I want to express my deep appreciation to Pedro for inviting me here today. Our discussions on photography and life over the last 13 years have encouraged experimentation and speculation. And Pedro’s and Trisha’s significant involvement and collaboration with the California Museum of Photography have brought us a series of extraordinary exhibitions.

On this ZoneZero’s tenth anniversary I heartily congratulate Pedro for a web site whose vision is treasured around the world.

Even before ZoneZero, Pedro explored in his own work the enormous potential of digital photography to change the way in which we think about and construct photographic images. Digital photography has allowed Pedro to redefine the decisive moment as the digital moment and move the document into the realm of magic realism.

ZoneZero’s 10th anniversary and fotoseptember bring together people from around the globe to celebrate photography. But such a celebration is I think curiously anachronistic. For with the advent of the computer, photography has ceased to be a separate discipline, indeed on some very significant level photographic practice as such has ceased to exist. Never before in history has a single machine, a single instrument, become the main tool for creative endeavor across disciplines.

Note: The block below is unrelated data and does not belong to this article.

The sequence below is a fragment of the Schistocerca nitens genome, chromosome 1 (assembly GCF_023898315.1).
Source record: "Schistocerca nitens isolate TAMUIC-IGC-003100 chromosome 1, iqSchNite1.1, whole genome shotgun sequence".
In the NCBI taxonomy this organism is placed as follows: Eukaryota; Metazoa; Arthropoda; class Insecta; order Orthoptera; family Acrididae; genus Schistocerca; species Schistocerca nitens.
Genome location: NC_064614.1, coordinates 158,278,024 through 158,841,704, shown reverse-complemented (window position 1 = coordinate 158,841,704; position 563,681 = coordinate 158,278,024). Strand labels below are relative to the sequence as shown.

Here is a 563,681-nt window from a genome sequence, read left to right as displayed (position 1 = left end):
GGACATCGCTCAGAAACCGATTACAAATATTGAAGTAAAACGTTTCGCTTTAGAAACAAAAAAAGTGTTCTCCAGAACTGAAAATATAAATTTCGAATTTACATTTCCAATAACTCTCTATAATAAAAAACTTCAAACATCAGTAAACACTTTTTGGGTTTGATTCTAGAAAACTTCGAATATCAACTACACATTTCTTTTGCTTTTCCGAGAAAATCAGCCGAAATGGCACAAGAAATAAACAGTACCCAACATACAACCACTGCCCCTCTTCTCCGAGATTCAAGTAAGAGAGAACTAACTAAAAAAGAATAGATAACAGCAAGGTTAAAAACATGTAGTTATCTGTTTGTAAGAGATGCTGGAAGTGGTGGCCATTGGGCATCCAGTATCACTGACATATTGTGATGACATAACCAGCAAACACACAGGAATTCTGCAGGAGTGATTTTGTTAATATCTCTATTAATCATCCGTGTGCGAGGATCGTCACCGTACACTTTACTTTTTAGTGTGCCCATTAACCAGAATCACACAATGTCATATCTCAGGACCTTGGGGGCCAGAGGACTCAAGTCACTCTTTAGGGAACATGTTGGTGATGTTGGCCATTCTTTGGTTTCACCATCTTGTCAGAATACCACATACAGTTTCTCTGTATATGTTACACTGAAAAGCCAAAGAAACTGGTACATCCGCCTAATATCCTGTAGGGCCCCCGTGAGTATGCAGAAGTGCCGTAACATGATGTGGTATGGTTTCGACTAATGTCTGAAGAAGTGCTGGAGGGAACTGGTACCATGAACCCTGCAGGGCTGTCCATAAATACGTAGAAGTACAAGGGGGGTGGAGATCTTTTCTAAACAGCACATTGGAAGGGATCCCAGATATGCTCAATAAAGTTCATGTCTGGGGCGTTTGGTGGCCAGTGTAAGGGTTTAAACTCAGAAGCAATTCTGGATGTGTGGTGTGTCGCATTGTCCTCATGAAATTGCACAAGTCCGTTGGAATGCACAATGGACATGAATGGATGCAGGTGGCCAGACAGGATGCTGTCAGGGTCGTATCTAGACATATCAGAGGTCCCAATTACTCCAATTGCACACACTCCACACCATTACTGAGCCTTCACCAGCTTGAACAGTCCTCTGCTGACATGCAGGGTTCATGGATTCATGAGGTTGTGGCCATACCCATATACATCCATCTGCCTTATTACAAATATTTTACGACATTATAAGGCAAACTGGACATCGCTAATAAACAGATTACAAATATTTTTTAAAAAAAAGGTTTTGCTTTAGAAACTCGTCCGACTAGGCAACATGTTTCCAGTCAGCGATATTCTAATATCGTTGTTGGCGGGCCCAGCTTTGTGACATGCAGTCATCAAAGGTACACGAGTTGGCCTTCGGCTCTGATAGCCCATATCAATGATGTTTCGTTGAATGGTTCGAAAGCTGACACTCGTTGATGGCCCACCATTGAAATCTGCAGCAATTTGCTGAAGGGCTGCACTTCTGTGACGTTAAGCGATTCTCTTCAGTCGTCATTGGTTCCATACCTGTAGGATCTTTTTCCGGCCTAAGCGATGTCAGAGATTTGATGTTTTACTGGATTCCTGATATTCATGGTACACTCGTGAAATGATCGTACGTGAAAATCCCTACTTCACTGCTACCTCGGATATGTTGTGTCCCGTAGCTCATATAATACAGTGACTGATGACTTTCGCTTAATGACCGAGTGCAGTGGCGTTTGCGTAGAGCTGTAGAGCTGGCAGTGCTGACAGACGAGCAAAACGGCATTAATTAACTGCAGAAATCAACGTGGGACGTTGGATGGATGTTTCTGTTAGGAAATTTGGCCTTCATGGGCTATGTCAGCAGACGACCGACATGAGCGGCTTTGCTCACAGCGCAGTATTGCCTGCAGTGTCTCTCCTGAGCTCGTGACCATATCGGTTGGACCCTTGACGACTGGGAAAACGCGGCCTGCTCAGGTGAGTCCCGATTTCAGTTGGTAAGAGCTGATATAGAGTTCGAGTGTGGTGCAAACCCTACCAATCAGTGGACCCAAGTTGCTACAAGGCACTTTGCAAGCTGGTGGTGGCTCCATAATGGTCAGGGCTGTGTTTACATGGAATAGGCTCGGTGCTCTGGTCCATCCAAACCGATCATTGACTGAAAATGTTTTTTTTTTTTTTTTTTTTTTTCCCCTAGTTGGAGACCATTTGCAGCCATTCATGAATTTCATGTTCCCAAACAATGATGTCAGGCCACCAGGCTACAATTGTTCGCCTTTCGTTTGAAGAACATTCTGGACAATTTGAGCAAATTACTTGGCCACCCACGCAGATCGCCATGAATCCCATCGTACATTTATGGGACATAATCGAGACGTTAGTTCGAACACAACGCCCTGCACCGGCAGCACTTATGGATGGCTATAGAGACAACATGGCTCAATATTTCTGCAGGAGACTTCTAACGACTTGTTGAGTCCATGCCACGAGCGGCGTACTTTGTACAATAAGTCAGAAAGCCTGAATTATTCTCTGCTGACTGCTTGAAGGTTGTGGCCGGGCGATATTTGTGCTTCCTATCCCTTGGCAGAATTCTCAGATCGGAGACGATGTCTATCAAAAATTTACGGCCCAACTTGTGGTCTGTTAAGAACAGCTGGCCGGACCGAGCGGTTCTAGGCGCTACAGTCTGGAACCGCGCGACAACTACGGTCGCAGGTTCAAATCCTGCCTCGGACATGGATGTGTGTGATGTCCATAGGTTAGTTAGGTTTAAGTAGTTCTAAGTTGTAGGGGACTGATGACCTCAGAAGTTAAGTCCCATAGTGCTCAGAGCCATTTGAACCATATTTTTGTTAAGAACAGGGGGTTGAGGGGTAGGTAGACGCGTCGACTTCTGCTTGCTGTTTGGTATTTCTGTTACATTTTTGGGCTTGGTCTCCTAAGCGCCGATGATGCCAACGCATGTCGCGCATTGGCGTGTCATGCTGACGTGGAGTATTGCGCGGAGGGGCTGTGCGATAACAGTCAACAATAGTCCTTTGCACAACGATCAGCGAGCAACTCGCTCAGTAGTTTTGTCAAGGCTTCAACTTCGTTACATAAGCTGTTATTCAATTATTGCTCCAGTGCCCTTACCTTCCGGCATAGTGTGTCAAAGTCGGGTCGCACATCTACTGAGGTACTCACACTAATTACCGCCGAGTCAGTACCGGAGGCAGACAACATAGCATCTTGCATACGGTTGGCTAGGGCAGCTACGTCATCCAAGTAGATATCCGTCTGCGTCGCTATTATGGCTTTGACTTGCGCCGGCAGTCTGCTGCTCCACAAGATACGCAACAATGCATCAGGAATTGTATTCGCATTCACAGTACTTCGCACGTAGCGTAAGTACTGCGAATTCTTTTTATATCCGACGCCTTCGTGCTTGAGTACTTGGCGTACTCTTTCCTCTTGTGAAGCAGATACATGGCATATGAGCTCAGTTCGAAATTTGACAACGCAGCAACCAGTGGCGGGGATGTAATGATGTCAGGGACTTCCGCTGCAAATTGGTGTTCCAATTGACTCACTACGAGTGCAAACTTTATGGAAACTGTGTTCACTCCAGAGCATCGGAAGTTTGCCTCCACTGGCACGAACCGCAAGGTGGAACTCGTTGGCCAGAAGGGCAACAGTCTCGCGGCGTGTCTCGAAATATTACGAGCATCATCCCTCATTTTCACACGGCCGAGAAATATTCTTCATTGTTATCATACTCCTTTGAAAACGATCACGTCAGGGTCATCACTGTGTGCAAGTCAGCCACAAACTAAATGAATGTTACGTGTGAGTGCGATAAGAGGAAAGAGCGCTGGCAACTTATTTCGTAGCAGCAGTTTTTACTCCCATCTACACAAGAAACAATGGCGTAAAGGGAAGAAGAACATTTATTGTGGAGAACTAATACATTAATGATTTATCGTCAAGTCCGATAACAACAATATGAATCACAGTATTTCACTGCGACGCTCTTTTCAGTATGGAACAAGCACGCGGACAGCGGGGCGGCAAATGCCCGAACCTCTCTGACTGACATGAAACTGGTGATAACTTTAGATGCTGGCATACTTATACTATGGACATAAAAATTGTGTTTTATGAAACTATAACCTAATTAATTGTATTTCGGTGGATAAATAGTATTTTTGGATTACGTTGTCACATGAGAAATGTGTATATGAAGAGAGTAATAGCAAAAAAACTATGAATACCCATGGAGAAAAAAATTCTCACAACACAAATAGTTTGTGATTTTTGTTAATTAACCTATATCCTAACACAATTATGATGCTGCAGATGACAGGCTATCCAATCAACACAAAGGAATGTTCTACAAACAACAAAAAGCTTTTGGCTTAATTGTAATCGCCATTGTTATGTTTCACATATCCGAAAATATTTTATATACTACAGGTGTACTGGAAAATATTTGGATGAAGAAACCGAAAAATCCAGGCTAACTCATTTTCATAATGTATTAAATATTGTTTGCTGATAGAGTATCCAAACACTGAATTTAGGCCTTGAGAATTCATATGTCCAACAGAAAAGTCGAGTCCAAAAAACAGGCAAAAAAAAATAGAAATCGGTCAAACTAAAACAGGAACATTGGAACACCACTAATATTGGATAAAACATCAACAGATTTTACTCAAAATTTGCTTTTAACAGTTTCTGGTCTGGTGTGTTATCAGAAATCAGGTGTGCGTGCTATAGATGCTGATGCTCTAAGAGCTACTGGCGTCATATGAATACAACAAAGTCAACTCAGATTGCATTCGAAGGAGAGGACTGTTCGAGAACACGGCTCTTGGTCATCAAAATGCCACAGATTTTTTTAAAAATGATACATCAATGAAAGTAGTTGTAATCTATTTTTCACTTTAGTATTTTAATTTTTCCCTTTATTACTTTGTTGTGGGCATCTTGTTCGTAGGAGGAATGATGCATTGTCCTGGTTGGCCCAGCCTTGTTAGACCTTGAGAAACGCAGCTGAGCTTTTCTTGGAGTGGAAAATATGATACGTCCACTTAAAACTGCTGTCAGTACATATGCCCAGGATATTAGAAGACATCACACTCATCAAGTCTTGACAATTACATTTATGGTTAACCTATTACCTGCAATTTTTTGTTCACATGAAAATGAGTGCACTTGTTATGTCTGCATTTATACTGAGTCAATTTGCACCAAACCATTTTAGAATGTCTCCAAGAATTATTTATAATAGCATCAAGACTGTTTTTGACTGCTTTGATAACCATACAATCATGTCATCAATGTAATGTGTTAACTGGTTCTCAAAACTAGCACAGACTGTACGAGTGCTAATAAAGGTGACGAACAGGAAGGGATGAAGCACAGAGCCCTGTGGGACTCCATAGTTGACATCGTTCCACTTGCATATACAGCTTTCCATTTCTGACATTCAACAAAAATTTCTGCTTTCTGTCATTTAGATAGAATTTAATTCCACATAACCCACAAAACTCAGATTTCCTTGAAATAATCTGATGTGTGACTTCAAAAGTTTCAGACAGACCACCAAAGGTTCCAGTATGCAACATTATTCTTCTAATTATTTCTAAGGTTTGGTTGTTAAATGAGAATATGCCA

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But the computer, rather than just providing a medium and a technology has signaled the seamless integration of all visual, audio, cinematic, and performative media. The computer does much more than integrate the data behind music and videos, photographs, and performance. Rather it has reaffirmed what in actually has always been the hallmark of the vanguard: the indivisibility of human expression, the seamless continuities of what we have come to think of as discrete media, and the unlimited potential for the intermingling and amalgamation of all creative disciplines.

Today I’d like to share with you five individuals we have recently shown at the California Museum of Photography whose artistic hallmark is this intermingling of disciplines. [When we first spoke about this symposium, Pedro asked me to speak about the architecture of photography, and as you will see I have taken him quite literally, because the photographers about whom I speak are at times perhaps more architect than photographer.] Their work is based on a world which they fabricate, rather than on the real world which lies before their camera. They all work with extensive stage sets rather than with the virtual world of the computer, but it is the concept of the virtual, the artificial, and the hybrid that animates their work.

I have chosen to tell you about them because, while their work at times may appear to be digitally derived or altered, none of them uses digital technology. Rather their work is made possible more by the conceptual basis than the technology of new media. Hypermedia provides the ideology and strategy for their practice. They all share a distrust of traditional photographic genres, a desire to reconstitute traditional narrative, and a sense of their work as an investigation into the nature and foundations of visual communication.



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